As mentioned in my previous post, during my day-to-day work at my cool job, I never know what I’m going to stumble upon. It so happened that, as I was gathering information for my post on sumptuary laws, I came across a page of ‘legal curiosities’ compiled by the UK’s Law Commission and published by the UK’s Ministry of Justice. This document includes the kind of quirky and weird laws that people love to quote at parties (or perhaps that’s just me?). The great people at the Law Commission’s Statute Law Repeals team (SLRt), whose job is to ‘clean up‘ outdated legislation, have gone through some of the more commonly quoted ‘weird laws’ and done a little research to determine if they are true or false. The SLRt does note that its list is not definitive. Given that a large majority of odd laws stem from ancient by-laws that are incredibly difficult to research, I think that statement is entirely understandable. I have pulled a couple of the laws from the SLRt’s site, and added in a couple of my favorite weird laws to the list below.
- It is unlawful to drive with a sheep in your car.
This one is true. And for those of you who may have been wondering, no, it does not matter if it is the family pet. This was clarified in 2000 when police in England saw the unusual sight of a sheep hanging its head out of a car window. They pulled the car over and found a sheep inside, described as the family pet, being driven to some nearby woods for a walk (we do like to walk a lot in England). There was no prosecution in this case, but a warning was issued. The family also had a pet dog on the front seat of the car (and yes, it was a sheepdog) and received an additional warning for not properly securing its dog in the rear of the car.
- You can’t shoot a Welsh person on Sunday with a longbow within city walls.
The SLRt says that this is a no-no. I particularly like that the SLRt notes that not only can you not shoot a Welsh person on a Sunday with a longbow within the city walls, but that it is illegal to shoot them on any other day, in any other place, and with any other choice of weaponry. I’m glad that was clarified. The SLRt notes that this statement may have stemmed from a City Ordinance passed in 1403 that required Welshmen to be expelled from certain places.
- You cannot keep a lunatic without a license.
The SLRt found no evidence of the existence of a provision that specifically prohibited this, but determined that it likely came from a requirement to have a license to run what is now referred to as a psychiatric hospital under the Madhouse Act 1774.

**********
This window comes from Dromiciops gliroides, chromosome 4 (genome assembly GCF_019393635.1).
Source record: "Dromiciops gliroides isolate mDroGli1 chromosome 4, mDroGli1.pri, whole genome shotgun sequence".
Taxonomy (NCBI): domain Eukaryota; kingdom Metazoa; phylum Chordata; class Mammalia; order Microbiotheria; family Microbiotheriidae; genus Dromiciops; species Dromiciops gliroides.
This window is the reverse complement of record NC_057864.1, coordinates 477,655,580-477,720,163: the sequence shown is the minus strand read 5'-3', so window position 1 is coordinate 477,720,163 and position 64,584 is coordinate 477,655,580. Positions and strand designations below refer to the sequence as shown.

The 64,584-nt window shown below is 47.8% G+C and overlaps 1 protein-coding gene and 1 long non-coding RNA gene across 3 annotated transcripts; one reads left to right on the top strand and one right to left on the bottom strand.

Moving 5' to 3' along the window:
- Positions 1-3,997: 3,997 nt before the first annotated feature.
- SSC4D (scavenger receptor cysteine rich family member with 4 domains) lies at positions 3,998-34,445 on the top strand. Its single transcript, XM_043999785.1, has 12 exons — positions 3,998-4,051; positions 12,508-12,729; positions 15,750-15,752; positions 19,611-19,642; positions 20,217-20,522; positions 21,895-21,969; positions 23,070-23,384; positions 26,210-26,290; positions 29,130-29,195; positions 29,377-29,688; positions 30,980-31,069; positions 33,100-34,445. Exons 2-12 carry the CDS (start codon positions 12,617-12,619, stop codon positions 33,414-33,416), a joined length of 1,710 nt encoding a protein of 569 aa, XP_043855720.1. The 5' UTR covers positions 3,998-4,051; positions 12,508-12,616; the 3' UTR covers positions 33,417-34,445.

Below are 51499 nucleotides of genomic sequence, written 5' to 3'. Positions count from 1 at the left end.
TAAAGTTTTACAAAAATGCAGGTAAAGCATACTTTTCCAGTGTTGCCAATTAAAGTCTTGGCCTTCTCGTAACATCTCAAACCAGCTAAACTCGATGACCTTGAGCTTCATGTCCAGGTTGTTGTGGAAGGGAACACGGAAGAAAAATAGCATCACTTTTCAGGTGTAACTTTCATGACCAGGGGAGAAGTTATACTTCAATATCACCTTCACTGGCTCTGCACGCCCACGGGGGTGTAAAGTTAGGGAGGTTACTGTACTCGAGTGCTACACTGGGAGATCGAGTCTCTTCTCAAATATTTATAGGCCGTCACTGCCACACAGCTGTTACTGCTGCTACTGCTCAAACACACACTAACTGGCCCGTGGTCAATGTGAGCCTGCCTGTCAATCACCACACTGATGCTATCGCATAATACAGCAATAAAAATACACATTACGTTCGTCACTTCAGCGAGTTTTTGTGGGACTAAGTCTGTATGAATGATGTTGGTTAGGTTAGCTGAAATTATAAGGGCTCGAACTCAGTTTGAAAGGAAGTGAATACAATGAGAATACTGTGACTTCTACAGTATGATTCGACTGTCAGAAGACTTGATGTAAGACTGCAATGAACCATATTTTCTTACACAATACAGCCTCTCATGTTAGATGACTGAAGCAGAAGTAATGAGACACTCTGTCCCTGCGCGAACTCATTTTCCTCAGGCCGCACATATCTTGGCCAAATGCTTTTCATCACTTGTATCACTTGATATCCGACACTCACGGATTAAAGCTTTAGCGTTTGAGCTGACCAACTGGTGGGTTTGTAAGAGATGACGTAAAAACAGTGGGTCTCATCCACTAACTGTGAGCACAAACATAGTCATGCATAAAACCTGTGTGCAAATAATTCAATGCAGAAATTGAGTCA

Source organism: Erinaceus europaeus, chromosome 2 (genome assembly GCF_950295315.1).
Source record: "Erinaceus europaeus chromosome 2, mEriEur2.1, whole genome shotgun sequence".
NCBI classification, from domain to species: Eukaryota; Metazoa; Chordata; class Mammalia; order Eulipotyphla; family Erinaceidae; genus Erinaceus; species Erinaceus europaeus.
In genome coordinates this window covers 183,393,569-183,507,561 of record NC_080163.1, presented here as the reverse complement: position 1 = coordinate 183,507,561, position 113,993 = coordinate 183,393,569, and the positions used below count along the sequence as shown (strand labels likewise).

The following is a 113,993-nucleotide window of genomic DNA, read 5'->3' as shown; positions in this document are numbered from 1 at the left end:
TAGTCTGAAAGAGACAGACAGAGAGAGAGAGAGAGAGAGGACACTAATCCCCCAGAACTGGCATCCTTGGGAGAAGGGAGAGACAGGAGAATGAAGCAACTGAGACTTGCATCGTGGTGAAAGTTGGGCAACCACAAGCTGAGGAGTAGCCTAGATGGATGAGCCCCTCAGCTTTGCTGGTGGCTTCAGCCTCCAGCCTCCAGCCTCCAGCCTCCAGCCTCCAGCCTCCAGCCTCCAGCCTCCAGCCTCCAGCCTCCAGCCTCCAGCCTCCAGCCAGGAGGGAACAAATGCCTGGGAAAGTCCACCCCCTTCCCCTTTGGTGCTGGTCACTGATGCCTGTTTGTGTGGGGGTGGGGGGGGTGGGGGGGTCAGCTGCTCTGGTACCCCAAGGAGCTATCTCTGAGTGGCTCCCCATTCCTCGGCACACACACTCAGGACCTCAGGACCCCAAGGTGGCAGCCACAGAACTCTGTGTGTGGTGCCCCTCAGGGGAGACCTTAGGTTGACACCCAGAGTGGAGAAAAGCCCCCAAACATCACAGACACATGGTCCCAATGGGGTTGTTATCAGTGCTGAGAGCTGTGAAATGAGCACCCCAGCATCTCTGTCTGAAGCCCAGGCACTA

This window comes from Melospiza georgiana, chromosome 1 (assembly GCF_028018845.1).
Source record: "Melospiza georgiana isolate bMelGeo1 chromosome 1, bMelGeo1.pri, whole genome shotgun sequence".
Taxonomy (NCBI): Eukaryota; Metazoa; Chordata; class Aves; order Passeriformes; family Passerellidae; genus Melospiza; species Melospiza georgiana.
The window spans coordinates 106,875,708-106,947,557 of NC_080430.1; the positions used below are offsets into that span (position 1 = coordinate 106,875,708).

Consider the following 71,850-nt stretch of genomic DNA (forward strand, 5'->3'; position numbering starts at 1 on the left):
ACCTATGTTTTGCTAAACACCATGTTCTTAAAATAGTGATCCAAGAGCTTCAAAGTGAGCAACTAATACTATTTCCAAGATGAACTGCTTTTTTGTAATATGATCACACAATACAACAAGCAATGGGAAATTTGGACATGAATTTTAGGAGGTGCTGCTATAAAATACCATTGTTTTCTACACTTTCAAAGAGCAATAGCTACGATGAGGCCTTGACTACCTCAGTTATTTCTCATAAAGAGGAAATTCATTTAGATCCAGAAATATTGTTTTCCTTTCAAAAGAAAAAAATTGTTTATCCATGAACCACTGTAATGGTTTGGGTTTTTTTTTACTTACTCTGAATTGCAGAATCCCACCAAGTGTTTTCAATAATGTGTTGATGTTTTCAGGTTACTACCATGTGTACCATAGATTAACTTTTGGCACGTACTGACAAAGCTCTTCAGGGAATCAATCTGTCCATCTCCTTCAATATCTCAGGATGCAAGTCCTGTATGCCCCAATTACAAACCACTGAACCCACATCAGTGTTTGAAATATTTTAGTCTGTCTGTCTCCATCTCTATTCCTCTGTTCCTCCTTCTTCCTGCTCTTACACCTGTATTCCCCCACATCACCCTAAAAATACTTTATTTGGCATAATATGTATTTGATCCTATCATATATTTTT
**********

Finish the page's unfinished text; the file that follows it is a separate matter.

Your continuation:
- It is illegal to enter the House of Commons wearing a suit of armour.
For anyone who has ever thought about doing this, think again. It is indeed unlawful, and even has its own Act rather descriptively entitled A Statute forbidding Bearing of Armour, dated 1313. I do believe that this little oddity is still relevant today. I know I would be distracted if someone entered the Commons wearing a suit of armour.
Now, anyone who has been to England may have noticed that we are quite particular about our grass, which, as a general rule, we like to look like a putting green.
Whilst some Brits may want the damaging of grass to be an offense, the SLRt people say this is not quite the case. Damage to a person’s lawn may be covered under criminal damage laws, or perhaps even tort law. For village greens, section 12 of the Inclosure Act 1857 provides that it is an offense, punishable by a fine to:
wilfully cause any injury or damage to any fence of any such town or village green or land, or wilfully and without lawful authority lead or drive any cattle or animal thereon, or wilfully lay any manure, soil, ashes, or rubbish, or other matter or thing thereon, or do any other act whatsoever to the injury of such town or village green or land, or to the interruption of the use or enjoyment thereof as a place for exercise and recreation.
So, if you visit England, please do not injure the grass on our greens. Or dump anything there. We might get upset.
- It is illegal not to tell the tax man anything you do not want him to know, but legal not to tell him information you do not mind him knowing.
requires disclosure of certain tax schemes and prohibits arrangements which secure a tax advantage from being kept confidential where those benefiting wish to keep it confidential in order to facilitate repeated benefits.
There are so many more quirky laws that I could add, but this would end up being a much longer post. For my next post, I’ll be writing about the use of plain English by the government and in legislation – rather appropriate given that last weird law.
Update: I saw that Widener Law, Delaware Library was inspired by this blog to look at some weird laws in Delaware. So far they have blogged on whether it is unlawful to fly over water without carrying food and the legality of marriage on a dare (my favorite).